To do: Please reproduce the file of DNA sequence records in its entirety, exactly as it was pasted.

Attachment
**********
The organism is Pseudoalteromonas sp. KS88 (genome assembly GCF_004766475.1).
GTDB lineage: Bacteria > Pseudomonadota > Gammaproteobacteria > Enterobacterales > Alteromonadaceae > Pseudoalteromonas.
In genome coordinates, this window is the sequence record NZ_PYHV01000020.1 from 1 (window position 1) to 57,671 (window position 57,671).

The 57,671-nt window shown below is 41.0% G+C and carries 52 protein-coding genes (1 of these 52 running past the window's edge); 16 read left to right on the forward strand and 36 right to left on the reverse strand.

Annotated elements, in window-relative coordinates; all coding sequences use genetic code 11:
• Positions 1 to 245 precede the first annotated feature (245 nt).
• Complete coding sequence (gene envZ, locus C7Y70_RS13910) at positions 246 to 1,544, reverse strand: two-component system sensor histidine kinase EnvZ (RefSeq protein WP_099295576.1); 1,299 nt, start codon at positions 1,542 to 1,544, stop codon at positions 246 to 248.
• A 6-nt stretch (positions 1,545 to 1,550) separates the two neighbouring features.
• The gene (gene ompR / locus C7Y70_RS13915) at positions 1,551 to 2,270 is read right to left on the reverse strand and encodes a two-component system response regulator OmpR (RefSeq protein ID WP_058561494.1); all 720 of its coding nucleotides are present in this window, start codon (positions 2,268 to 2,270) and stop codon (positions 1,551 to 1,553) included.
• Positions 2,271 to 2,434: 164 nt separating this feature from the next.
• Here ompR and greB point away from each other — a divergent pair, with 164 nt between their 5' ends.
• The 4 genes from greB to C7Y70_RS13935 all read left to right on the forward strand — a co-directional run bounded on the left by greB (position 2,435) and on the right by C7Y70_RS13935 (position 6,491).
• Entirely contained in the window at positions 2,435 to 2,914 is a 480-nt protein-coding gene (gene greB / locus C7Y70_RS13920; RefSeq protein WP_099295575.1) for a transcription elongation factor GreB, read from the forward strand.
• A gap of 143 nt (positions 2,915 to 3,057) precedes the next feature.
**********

The organism is Pseudoalteromonas sp. KS88 (genome assembly GCF_004766475.1).
GTDB lineage: Bacteria > Pseudomonadota > Gammaproteobacteria > Enterobacterales > Alteromonadaceae > Pseudoalteromonas.
In genome coordinates, this window is the sequence record NZ_PYHV01000020.1 from 1 (window position 1) to 57,671 (window position 57,671).

The 57,671-nt window shown below is 41.0% G+C and carries 52 protein-coding genes (1 of these 52 running past the window's edge); 16 read left to right on the forward strand and 36 right to left on the reverse strand.

Annotated elements, in window-relative coordinates; all coding sequences use genetic code 11:
• Positions 1 to 245 precede the first annotated feature (245 nt).
• Complete coding sequence (gene envZ, locus C7Y70_RS13910) at positions 246 to 1,544, reverse strand: two-component system sensor histidine kinase EnvZ (RefSeq protein WP_099295576.1); 1,299 nt, start codon at positions 1,542 to 1,544, stop codon at positions 246 to 248.
• A 6-nt stretch (positions 1,545 to 1,550) separates the two neighbouring features.
• The gene (gene ompR / locus C7Y70_RS13915) at positions 1,551 to 2,270 is read right to left on the reverse strand and encodes a two-component system response regulator OmpR (RefSeq protein ID WP_058561494.1); all 720 of its coding nucleotides are present in this window, start codon (positions 2,268 to 2,270) and stop codon (positions 1,551 to 1,553) included.
• Positions 2,271 to 2,434: 164 nt separating this feature from the next.
• Here ompR and greB point away from each other — a divergent pair, with 164 nt between their 5' ends.
• The 4 genes from greB to C7Y70_RS13935 all read left to right on the forward strand — a co-directional run bounded on the left by greB (position 2,435) and on the right by C7Y70_RS13935 (position 6,491).
• Entirely contained in the window at positions 2,435 to 2,914 is a 480-nt protein-coding gene (gene greB / locus C7Y70_RS13920; RefSeq protein WP_099295575.1) for a transcription elongation factor GreB, read from the forward strand.
• A gap of 143 nt (positions 2,915 to 3,057) precedes the next feature.